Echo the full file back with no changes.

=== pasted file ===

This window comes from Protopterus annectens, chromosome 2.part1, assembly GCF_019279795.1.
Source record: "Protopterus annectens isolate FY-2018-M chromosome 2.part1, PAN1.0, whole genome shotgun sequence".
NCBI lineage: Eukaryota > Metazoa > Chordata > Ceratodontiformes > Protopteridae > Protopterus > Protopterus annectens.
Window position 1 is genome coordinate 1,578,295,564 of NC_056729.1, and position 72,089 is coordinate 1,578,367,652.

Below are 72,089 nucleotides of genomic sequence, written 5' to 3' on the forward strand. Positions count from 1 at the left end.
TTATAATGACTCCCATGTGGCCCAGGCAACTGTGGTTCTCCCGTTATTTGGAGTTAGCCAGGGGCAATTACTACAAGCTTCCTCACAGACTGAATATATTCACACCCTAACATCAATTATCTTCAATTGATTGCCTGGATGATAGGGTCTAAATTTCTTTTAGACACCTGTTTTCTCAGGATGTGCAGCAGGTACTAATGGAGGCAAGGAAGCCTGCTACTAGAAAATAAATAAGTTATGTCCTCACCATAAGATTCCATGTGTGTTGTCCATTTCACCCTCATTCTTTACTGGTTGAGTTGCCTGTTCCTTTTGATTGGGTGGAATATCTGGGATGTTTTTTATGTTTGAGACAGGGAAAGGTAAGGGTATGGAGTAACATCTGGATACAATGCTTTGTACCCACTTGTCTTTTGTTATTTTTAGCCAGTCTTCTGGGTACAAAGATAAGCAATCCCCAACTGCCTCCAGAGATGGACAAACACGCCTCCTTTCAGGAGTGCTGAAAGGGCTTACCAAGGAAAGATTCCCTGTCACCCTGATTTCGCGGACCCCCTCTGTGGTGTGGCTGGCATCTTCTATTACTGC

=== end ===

This window comes from Protopterus annectens, chromosome 2.part1, assembly GCF_019279795.1.
Source record: "Protopterus annectens isolate FY-2018-M chromosome 2.part1, PAN1.0, whole genome shotgun sequence".
NCBI lineage: Eukaryota > Metazoa > Chordata > Ceratodontiformes > Protopteridae > Protopterus > Protopterus annectens.
Window position 1 is genome coordinate 1,578,295,564 of NC_056729.1, and position 72,089 is coordinate 1,578,367,652.

Below are 72,089 nucleotides of genomic sequence, written 5' to 3' on the forward strand. Positions count from 1 at the left end.
TTATAATGACTCCCATGTGGCCCAGGCAACTGTGGTTCTCCCGTTATTTGGAGTTAGCCAGGGGCAATTACTACAAGCTTCCTCACAGACTGAATATATTCACACCCTAACATCAATTATCTTCAATTGATTGCCTGGATGATAGGGTCTAAATTTCTTTTAGACACCTGTTTTCTCAGGATGTGCAGCAGGTACTAATGGAGGCAAGGAAGCCTGCTACTAGAAAATAAATAAGTTATGTCCTCACCATAAGATTCCATGTGTGTTGTCCATTTCACCCTCATTCTTTACTGGTTGAGTTGCCTGTTCCTTTTGATTGGGTGGAATATCTGGGATGTTTTTTATGTTTGAGACAGGGAAAGGTAAGGGTATGGAGTAACATCTGGATACAATGCTTTGTACCCACTTGTCTTTTGTTATTTTTAGCCAGTCTTCTGGGTACAAAGATAAGCAATCCCCAACTGCCTCCAGAGATGGACAAACACGCCTCCTTTCAGGAGTGCTGAAAGGGCTTACCAAGGAAAGATTCCCTGTCACCCTGATTTCGCGGACCCCCTCTGTGGTGTGGCTGGCATCTTCTATTACTGC